It wasn’t enough for Alle– giant Air to injure the Mahoning Valley by discontinuing its low-fare service to Florida and South Carolina. It had to add an insult by revealing just five days after its last flight Jan. 4 out of Youngstown-Warren Regional Airport the launch of two new nonstop routes from Pittsburgh International Airport to Florida and South Carolina.
“We’re excited to announce the only ultra-low-cost, nonstop service from Pittsburgh to our two newest cities: Charleston and Sarasota,” said Lukas Johnson, Allegiant senior vice president of commercial. “We’re very excited to add more great destinations for travelers in this community with more ways to conveniently and affordably get away your way.”
Ironically, during the 11 years Allegiant Air served the Mahoning Valley, it had flights to Sanford/Orlando, Fla.; Myrtle Beach, S.C.; St. Petersburg, Fla.; and Punta Gorda, Fla.
From 2009 to 2014, the Vienna Township airport was Allegiant’s fastest-growing service area.
Given this history and the fact that the Valley played a major role in burnishing the low-cost airline’s reputation, we aren’t surprised company higher-ups didn’t have the courage to show up to say farewell.
However, there was an asterisk to the final flight to St. Petersburg/Clear- water International Airport in Florida that gave area residents a reason to gloat: Departure was delayed several hours because of a mechanical issue.
If that sentence has a familiar ring, it’s because The Vindicator has used it or variations many times over the years in relation to Allegiant’s service record.
Even so, the people of the Mahoning Valley remained loyal to the airline – only to be repaid with the company abandoning the region.
When Allegiant announced last year it was pulling out, it issued this statement:
“Demand in the area was simply not high enough to continue service at this time.”
While the airline sought to blame us for its abandonment, here’s a pertinent reason for the decline in demand: Allegiant made scheduling and destination changes that impacted the travel plans of Mahoning Valley residents.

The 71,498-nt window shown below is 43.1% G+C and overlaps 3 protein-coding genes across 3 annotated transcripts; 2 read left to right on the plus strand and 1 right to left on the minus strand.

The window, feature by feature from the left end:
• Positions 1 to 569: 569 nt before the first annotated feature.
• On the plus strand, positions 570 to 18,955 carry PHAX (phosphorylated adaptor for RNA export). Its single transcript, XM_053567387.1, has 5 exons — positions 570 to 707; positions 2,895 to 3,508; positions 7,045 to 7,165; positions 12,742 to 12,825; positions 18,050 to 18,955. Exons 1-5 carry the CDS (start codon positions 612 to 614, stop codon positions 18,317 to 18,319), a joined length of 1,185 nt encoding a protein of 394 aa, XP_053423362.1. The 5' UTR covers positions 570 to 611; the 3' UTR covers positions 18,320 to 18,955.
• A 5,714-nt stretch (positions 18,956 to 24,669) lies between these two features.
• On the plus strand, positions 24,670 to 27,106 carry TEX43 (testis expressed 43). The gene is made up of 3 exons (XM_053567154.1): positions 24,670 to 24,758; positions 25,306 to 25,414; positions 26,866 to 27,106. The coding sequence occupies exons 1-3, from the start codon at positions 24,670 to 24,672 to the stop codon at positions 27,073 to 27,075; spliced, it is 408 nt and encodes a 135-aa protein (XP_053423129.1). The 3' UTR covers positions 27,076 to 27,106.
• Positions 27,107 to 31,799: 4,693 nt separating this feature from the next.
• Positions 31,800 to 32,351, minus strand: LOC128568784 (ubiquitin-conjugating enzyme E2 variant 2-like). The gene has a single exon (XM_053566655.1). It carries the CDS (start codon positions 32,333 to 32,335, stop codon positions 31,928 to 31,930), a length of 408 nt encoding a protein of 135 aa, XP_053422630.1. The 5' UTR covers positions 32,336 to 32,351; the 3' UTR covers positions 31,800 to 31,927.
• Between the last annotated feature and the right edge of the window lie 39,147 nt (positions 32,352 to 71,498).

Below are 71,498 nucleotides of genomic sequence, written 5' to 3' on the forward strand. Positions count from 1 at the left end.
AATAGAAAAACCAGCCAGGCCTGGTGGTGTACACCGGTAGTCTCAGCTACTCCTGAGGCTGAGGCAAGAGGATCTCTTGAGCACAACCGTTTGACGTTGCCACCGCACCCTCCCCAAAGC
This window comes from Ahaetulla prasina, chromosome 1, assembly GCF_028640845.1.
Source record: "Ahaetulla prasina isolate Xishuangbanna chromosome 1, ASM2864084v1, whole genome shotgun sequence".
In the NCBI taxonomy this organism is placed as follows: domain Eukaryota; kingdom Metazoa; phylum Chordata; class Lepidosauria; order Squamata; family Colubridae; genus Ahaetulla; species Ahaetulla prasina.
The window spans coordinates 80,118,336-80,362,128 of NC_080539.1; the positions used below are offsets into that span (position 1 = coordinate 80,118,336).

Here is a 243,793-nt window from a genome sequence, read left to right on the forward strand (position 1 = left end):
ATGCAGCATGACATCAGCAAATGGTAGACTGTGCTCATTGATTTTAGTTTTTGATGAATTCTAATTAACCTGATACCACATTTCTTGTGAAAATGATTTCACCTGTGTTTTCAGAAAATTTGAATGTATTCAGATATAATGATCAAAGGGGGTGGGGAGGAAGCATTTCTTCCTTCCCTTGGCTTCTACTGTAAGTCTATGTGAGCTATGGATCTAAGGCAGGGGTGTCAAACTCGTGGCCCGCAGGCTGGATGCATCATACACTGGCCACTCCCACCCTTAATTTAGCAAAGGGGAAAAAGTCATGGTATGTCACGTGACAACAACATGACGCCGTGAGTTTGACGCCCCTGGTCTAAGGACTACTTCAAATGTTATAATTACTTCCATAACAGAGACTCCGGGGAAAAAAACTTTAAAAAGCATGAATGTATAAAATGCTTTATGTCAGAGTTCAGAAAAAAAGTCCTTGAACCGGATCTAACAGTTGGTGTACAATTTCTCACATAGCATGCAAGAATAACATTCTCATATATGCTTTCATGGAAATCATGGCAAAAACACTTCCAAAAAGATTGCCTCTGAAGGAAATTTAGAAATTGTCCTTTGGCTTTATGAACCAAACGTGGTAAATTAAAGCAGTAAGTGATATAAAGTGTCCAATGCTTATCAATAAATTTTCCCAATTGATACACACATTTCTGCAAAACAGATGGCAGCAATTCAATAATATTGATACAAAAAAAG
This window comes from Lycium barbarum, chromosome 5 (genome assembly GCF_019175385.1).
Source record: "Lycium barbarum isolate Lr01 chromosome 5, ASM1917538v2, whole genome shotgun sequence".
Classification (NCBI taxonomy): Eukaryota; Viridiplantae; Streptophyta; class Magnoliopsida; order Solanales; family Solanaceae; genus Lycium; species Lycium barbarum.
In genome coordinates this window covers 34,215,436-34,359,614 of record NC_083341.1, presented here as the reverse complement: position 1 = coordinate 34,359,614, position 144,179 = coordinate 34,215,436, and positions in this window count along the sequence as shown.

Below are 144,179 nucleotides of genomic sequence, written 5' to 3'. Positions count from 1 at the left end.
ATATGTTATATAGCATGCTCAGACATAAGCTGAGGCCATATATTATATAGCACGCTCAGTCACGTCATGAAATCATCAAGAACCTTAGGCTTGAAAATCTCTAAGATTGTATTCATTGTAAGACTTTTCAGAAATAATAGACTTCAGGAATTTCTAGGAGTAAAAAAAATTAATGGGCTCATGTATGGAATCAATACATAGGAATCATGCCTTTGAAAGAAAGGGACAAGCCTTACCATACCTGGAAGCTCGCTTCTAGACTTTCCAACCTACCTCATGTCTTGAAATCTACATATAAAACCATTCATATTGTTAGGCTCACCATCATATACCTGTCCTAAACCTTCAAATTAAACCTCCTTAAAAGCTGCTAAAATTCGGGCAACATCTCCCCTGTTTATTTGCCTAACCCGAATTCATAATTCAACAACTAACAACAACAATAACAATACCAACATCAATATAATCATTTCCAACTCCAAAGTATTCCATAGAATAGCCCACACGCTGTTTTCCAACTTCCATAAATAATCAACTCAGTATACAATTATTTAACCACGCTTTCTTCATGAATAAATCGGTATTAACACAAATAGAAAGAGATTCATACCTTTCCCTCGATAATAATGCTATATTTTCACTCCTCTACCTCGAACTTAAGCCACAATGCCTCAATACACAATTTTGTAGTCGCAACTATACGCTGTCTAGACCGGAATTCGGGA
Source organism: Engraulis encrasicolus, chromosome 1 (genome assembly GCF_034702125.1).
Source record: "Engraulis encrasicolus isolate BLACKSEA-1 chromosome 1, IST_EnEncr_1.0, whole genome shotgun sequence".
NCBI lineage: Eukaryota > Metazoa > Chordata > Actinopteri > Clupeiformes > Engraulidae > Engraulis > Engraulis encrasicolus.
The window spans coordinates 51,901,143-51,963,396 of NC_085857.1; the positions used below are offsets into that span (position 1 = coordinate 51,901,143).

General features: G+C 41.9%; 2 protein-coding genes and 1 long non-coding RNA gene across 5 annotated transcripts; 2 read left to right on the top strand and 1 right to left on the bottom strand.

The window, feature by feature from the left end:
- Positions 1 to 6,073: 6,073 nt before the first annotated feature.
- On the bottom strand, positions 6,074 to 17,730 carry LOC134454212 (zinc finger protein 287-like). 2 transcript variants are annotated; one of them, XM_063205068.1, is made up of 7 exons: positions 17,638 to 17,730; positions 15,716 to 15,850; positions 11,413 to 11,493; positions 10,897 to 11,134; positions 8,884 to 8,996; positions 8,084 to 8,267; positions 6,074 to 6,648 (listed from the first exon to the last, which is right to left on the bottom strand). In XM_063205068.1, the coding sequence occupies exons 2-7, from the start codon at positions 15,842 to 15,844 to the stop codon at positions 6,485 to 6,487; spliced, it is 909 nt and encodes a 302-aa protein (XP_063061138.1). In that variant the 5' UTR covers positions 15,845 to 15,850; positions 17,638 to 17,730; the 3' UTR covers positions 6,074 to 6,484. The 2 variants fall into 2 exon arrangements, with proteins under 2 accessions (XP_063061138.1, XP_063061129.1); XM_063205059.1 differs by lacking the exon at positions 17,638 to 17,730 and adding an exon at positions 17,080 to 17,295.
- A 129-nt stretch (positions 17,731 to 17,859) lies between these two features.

In addition, the airline, which has grown as a company in the past decade, began service out of Pittsburgh and Cleveland. The expansion signaled a change in priorities, which meant that the Valley was no longer the apple of the airline’s eye.
“At the end of the day it is a carrier’s market, not an airport’s market,” Bob Mann, an aviation industry analyst, told The Vindicator last year. “There are just so many opportunities for these airlines.”
Mann noted that the financial bottom line and the shortage of pilots and other crew members are forcing airlines to take a hard look at where to provide service.
That hard look by Allegiant worked to the detriment of this region.
And yet, to the very end, there were expressions of regret over the discontinuation of service.
“We are just sorry this is closing,” Dorothy Nugent of Jefferson told The Vindicator as she prepared to board the last flight out.
Nugent said her family flew in and out of the Vienna airport on Allegiant several times a year. The airline and the airport were “very convenient,” she added.
Karen LaPresta of Safety Harbor, Fla., also was a frequent passenger on Allegiant flights to visit relatives in Austintown. She was puzzled by the decision to discontinue service.
“I couldn’t understand why because this flight is always booked – completely,” LaPresta told the newspaper. “Hopefully, they will get a new carrier soon.”
Hope springs eternal when it comes to commercial air service at the Youngstown-Warren Regional Airport. We celebrated the launching of Allegiant’s flights 11 years ago, and we applauded the decision in 2016 by Great Lakes JetExpress to provide daily flights to Chicago.
Unfortunately, the community fanfare that greeted Great Lakes’ arrival turned to despair when the commuter airline called it quits after just one month.
That’s why the final departure by Allegiant is such a bitter pill to swallow. The region did everything – and more – to make sure the Las Vegas-based airline knew it was an integral part of the community.
So when Johnson, the senior vice president of commercial, says the company hopes “our loyal, sun-seeking passengers in the Northeast Ohio area will continue to fly with us from other nearby airports with Allegiant service,” we respond by pointing out that loyalty is a two-way street.